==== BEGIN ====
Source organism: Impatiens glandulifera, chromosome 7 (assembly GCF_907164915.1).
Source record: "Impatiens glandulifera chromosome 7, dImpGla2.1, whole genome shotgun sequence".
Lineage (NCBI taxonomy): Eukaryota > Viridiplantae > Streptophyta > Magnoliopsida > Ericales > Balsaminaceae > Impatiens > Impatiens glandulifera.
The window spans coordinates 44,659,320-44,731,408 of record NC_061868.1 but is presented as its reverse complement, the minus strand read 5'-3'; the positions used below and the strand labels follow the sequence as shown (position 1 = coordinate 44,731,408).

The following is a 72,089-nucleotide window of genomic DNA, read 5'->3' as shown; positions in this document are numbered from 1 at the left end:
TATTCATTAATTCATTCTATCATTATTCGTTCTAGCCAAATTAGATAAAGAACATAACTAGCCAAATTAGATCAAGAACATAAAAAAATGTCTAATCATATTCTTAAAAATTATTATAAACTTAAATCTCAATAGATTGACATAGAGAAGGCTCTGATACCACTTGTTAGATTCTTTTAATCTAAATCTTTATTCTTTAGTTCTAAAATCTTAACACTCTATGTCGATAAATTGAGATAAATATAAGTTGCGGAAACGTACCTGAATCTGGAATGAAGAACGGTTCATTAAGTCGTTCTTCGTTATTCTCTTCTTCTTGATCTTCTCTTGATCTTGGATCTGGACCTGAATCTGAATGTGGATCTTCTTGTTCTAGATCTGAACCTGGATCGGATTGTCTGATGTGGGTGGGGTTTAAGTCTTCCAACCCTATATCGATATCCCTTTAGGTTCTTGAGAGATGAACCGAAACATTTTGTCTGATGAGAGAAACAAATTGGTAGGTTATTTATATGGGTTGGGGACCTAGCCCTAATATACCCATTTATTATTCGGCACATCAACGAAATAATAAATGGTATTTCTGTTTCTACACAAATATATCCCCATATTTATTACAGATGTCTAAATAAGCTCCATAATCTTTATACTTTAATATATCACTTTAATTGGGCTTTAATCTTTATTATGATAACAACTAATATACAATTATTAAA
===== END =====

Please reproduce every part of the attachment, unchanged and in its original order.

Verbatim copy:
Source organism: Impatiens glandulifera, chromosome 7 (assembly GCF_907164915.1).
Source record: "Impatiens glandulifera chromosome 7, dImpGla2.1, whole genome shotgun sequence".
Lineage (NCBI taxonomy): Eukaryota > Viridiplantae > Streptophyta > Magnoliopsida > Ericales > Balsaminaceae > Impatiens > Impatiens glandulifera.
The window spans coordinates 44,659,320-44,731,408 of record NC_061868.1 but is presented as its reverse complement, the minus strand read 5'-3'; the positions used below and the strand labels follow the sequence as shown (position 1 = coordinate 44,731,408).

The following is a 72,089-nucleotide window of genomic DNA, read 5'->3' as shown; positions in this document are numbered from 1 at the left end:
TATTCATTAATTCATTCTATCATTATTCGTTCTAGCCAAATTAGATAAAGAACATAACTAGCCAAATTAGATCAAGAACATAAAAAAATGTCTAATCATATTCTTAAAAATTATTATAAACTTAAATCTCAATAGATTGACATAGAGAAGGCTCTGATACCACTTGTTAGATTCTTTTAATCTAAATCTTTATTCTTTAGTTCTAAAATCTTAACACTCTATGTCGATAAATTGAGATAAATATAAGTTGCGGAAACGTACCTGAATCTGGAATGAAGAACGGTTCATTAAGTCGTTCTTCGTTATTCTCTTCTTCTTGATCTTCTCTTGATCTTGGATCTGGACCTGAATCTGAATGTGGATCTTCTTGTTCTAGATCTGAACCTGGATCGGATTGTCTGATGTGGGTGGGGTTTAAGTCTTCCAACCCTATATCGATATCCCTTTAGGTTCTTGAGAGATGAACCGAAACATTTTGTCTGATGAGAGAAACAAATTGGTAGGTTATTTATATGGGTTGGGGACCTAGCCCTAATATACCCATTTATTATTCGGCACATCAACGAAATAATAAATGGTATTTCTGTTTCTACACAAATATATCCCCATATTTATTACAGATGTCTAAATAAGCTCCATAATCTTTATACTTTAATATATCACTTTAATTGGGCTTTAATCTTTATTATGATAACAACTAATATACAATTATTAAA